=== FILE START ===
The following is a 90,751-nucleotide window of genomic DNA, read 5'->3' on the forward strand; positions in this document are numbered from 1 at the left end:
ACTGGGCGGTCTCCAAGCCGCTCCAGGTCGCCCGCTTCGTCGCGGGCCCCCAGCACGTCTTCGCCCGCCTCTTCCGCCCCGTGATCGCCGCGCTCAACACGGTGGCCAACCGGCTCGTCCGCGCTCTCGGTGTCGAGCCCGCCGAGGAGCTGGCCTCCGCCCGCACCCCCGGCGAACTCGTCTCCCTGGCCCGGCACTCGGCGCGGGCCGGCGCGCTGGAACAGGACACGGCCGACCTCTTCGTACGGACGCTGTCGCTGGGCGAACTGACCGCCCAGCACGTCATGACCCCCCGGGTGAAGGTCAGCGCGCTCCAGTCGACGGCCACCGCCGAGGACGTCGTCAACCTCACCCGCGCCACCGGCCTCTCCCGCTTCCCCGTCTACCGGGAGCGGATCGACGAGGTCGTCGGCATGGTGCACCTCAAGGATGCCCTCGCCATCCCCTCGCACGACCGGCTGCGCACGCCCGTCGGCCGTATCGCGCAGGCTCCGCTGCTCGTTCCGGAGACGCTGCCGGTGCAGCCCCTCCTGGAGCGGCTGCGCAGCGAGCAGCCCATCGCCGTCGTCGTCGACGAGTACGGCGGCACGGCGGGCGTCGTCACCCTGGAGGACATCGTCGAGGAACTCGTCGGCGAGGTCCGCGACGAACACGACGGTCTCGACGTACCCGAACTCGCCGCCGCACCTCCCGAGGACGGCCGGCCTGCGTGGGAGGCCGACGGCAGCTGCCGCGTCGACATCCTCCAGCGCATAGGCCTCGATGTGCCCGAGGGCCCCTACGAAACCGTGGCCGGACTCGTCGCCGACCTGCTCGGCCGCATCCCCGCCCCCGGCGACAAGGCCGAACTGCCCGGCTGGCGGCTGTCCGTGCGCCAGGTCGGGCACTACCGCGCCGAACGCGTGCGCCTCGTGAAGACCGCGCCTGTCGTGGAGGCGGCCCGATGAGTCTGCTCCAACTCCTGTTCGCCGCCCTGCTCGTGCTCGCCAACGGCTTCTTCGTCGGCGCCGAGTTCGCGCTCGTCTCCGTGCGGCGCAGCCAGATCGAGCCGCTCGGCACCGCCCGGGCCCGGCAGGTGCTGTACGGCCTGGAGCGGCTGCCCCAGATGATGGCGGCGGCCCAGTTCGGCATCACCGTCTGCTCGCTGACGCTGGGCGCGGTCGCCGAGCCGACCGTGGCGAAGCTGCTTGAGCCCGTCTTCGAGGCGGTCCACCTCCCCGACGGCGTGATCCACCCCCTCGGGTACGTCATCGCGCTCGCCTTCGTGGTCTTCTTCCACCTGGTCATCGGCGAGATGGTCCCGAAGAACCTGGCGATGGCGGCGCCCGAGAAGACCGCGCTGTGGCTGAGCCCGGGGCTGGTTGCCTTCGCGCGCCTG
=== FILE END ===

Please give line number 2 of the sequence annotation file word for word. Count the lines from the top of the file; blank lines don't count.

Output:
ACTGGGCGGTCTCCAAGCCGCTCCAGGTCGCCCGCTTCGTCGCGGGCCCCCAGCACGTCTTCGCCCGCCTCTTCCGCCCCGTGATCGCCGCGCTCAACACGGTGGCCAACCGGCTCGTCCGCGCTCTCGGTGTCGAGCCCGCCGAGGAGCTGGCCTCCGCCCGCACCCCCGGCGAACTCGTCTCCCTGGCCCGGCACTCGGCGCGGGCCGGCGCGCTGGAACAGGACACGGCCGACCTCTTCGTACGGACGCTGTCGCTGGGCGAACTGACCGCCCAGCACGTCATGACCCCCCGGGTGAAGGTCAGCGCGCTCCAGTCGACGGCCACCGCCGAGGACGTCGTCAACCTCACCCGCGCCACCGGCCTCTCCCGCTTCCCCGTCTACCGGGAGCGGATCGACGAGGTCGTCGGCATGGTGCACCTCAAGGATGCCCTCGCCATCCCCTCGCACGACCGGCTGCGCACGCCCGTCGGCCGTATCGCGCAGGCTCCGCTGCTCGTTCCGGAGACGCTGCCGGTGCAGCCCCTCCTGGAGCGGCTGCGCAGCGAGCAGCCCATCGCCGTCGTCGTCGACGAGTACGGCGGCACGGCGGGCGTCGTCACCCTGGAGGACATCGTCGAGGAACTCGTCGGCGAGGTCCGCGACGAACACGACGGTCTCGACGTACCCGAACTCGCCGCCGCACCTCCCGAGGACGGCCGGCCTGCGTGGGAGGCCGACGGCAGCTGCCGCGTCGACATCCTCCAGCGCATAGGCCTCGATGTGCCCGAGGGCCCCTACGAAACCGTGGCCGGACTCGTCGCCGACCTGCTCGGCCGCATCCCCGCCCCCGGCGACAAGGCCGAACTGCCCGGCTGGCGGCTGTCCGTGCGCCAGGTCGGGCACTACCGCGCCGAACGCGTGCGCCTCGTGAAGACCGCGCCTGTCGTGGAGGCGGCCCGATGAGTCTGCTCCAACTCCTGTTCGCCGCCCTGCTCGTGCTCGCCAACGGCTTCTTCGTCGGCGCCGAGTTCGCGCTCGTCTCCGTGCGGCGCAGCCAGATCGAGCCGCTCGGCACCGCCCGGGCCCGGCAGGTGCTGTACGGCCTGGAGCGGCTGCCCCAGATGATGGCGGCGGCCCAGTTCGGCATCACCGTCTGCTCGCTGACGCTGGGCGCGGTCGCCGAGCCGACCGTGGCGAAGCTGCTTGAGCCCGTCTTCGAGGCGGTCCACCTCCCCGACGGCGTGATCCACCCCCTCGGGTACGTCATCGCGCTCGCCTTCGTGGTCTTCTTCCACCTGGTCATCGGCGAGATGGTCCCGAAGAACCTGGCGATGGCGGCGCCCGAGAAGACCGCGCTGTGGCTGAGCCCGGGGCTGGTTGCCTTCGCGCGCCTG